Kumamoto police interpretation center (emergency only):  M-F 9:30am – 6:15pm: 0963-810-110, extension 4764

Association of Medical Doctors Abroad: Find a medical professional who speaks your language;  TEL: 03-5285-8088

For more information about Earthquake Early Warnings:

  • (English) 
  • (Japanese) 

Tokyo Metropolitan Government’s Earthquake Survival Manual:  

*Thank you to the PAs of Mie Prefecture for providing information on the Disaster Emergency Message Dial System, Message Boards, disasters requiring evacuation, and other useful phone numbers and websites.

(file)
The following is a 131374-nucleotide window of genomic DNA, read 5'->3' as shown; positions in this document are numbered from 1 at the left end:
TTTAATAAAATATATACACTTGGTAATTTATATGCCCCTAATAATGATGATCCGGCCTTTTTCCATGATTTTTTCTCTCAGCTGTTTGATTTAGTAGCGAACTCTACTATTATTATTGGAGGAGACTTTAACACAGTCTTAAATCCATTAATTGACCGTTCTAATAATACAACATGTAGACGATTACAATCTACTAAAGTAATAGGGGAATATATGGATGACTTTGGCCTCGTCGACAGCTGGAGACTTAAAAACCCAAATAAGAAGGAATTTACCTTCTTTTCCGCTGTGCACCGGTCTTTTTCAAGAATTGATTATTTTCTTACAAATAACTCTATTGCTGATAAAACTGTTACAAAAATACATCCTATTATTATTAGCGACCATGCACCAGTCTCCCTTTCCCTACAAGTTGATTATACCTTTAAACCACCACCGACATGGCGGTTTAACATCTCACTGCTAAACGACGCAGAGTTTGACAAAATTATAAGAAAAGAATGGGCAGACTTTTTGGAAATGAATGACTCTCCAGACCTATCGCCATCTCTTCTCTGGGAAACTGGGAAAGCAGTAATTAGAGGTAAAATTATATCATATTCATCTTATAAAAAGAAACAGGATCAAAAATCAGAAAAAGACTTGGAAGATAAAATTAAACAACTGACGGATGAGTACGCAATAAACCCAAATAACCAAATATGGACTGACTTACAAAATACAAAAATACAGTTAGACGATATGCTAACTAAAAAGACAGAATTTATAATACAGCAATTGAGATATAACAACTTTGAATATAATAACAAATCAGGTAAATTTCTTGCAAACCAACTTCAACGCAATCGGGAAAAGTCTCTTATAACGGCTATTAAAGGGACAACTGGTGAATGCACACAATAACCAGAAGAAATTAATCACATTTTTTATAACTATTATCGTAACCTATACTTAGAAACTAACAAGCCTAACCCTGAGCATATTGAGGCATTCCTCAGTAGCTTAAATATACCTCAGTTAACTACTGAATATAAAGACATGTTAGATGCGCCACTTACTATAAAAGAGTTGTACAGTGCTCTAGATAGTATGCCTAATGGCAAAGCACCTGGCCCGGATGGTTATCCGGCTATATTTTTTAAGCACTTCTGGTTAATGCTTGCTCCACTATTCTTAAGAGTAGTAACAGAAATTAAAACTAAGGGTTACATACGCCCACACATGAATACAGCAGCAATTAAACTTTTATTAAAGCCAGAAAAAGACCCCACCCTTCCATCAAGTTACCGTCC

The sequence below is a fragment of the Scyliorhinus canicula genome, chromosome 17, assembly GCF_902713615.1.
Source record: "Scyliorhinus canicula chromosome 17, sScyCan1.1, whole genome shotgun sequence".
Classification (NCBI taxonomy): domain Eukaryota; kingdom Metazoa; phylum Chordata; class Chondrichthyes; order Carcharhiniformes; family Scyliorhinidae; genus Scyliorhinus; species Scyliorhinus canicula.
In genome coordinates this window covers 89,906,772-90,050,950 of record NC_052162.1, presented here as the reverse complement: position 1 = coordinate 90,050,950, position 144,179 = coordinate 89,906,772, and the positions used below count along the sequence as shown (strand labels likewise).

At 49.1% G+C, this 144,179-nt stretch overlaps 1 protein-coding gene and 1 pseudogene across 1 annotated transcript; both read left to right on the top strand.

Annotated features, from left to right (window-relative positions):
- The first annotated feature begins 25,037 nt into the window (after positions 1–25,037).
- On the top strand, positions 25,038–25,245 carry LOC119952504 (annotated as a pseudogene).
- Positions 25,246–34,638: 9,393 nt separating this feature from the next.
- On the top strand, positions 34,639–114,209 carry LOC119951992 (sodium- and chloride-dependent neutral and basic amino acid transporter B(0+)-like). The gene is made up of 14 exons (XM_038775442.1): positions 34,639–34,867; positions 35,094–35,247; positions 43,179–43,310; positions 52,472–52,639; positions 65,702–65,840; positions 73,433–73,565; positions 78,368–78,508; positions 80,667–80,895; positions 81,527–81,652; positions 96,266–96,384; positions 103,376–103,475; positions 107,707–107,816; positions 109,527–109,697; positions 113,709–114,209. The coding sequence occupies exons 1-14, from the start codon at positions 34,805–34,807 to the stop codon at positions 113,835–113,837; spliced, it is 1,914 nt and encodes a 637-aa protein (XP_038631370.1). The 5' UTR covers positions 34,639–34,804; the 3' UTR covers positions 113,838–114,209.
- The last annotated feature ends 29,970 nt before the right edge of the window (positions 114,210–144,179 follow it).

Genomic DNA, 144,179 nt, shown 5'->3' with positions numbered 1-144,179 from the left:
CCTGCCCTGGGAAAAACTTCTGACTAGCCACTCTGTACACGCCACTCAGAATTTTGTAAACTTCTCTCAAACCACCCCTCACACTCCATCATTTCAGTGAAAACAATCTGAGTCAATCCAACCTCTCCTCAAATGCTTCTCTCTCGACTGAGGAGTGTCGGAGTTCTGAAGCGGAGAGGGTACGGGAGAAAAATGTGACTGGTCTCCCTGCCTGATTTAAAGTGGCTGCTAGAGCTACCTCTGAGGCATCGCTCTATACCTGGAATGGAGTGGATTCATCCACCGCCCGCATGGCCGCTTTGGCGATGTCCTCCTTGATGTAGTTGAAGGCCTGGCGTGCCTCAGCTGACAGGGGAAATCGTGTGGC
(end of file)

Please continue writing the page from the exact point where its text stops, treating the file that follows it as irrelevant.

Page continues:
・If you have been to a good English-speaking doctor, please email the PAs about it.

・Good luck with the new semester of classes! 

Important upcoming dates:

・Starting in October - New ES/JHS ALT School Visits  
Upcoming Events:

・September 5 - Taco Night, 7PM at Tortacos, Kumamoto City
・September 26 & 27 - Ashikita Beach Party, Otachimisaki Park, Ashikita, check-in starts at 4PM
Area Guide